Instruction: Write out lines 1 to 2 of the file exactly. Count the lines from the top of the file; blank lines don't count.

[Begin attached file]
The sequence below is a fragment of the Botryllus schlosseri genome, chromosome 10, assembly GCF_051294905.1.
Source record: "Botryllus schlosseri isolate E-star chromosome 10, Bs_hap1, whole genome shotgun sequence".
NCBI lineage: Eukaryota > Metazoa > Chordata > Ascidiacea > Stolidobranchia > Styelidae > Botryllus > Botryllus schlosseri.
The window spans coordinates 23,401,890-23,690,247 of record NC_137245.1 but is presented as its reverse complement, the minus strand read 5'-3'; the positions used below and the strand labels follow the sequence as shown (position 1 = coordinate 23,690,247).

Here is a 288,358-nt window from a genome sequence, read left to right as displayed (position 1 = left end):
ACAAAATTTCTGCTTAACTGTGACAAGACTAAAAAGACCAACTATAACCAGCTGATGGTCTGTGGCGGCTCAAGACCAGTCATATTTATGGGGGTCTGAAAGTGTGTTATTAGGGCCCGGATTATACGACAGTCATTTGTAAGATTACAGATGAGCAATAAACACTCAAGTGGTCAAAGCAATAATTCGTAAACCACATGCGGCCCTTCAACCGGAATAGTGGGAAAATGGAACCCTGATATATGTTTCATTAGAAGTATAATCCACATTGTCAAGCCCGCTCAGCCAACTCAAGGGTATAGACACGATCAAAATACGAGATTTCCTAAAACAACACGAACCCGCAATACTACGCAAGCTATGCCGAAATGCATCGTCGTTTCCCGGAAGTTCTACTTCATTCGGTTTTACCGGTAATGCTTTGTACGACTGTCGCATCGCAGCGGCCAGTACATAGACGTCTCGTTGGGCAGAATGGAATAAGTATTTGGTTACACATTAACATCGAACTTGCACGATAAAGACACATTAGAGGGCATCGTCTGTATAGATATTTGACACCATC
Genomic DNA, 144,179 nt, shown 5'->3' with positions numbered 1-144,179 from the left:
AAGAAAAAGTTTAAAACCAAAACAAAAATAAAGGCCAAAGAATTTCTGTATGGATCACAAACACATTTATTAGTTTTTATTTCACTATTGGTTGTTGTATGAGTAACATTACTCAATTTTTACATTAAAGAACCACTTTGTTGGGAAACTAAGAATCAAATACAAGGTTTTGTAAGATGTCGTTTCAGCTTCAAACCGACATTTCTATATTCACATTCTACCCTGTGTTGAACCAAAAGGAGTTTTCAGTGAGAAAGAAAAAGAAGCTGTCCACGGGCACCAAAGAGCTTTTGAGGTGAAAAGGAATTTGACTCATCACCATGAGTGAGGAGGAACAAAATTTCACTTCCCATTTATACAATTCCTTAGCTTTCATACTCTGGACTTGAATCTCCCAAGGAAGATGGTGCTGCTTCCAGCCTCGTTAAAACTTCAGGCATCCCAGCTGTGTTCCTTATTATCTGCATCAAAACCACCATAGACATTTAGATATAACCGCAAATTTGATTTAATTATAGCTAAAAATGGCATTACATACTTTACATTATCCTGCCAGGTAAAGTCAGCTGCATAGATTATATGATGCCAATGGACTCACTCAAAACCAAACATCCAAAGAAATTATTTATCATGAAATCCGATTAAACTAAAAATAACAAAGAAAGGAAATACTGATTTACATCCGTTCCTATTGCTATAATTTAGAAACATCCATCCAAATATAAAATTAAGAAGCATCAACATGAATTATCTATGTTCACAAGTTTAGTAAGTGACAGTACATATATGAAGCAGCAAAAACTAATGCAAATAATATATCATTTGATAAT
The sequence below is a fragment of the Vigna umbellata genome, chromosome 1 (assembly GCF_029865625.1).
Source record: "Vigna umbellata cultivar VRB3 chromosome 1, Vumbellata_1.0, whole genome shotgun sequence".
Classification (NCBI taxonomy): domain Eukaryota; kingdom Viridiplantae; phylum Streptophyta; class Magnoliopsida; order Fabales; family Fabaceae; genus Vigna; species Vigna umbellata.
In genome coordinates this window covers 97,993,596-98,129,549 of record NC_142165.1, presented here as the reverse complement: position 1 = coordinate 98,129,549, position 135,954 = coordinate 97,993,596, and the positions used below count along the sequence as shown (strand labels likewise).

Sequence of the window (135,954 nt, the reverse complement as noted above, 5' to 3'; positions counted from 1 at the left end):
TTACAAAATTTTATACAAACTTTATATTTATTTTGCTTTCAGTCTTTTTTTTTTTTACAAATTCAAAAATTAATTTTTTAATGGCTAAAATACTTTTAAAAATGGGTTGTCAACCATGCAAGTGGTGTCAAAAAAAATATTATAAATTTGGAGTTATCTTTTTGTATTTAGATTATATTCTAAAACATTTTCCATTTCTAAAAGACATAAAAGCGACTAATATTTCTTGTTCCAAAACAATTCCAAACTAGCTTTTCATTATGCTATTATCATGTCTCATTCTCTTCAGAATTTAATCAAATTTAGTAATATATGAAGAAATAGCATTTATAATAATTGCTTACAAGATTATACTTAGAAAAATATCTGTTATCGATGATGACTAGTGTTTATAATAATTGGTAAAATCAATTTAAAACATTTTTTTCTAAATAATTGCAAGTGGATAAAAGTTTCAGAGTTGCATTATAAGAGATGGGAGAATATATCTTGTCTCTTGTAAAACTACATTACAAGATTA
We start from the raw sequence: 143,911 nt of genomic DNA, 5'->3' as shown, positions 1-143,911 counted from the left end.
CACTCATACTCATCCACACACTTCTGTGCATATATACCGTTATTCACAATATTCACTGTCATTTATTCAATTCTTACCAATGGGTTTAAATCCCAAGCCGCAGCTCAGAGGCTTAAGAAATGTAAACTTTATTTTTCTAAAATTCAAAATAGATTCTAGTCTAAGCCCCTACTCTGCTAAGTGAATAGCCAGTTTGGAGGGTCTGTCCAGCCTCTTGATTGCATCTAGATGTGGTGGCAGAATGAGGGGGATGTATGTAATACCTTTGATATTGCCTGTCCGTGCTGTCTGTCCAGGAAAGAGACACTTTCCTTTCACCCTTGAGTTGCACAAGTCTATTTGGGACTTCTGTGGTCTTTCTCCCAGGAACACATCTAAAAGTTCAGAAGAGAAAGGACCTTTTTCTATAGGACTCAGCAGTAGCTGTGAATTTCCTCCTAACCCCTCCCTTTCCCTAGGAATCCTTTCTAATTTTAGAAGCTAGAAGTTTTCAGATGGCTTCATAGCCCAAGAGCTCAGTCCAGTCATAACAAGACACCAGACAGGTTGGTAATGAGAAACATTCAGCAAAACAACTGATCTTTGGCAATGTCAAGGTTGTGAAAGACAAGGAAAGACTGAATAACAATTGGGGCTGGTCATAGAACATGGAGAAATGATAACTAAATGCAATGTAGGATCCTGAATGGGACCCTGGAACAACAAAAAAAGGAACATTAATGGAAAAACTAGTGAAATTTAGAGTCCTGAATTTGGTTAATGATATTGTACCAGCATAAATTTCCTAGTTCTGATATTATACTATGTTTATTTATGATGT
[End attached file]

The sequence below is a fragment of the Botryllus schlosseri genome, chromosome 10, assembly GCF_051294905.1.
Source record: "Botryllus schlosseri isolate E-star chromosome 10, Bs_hap1, whole genome shotgun sequence".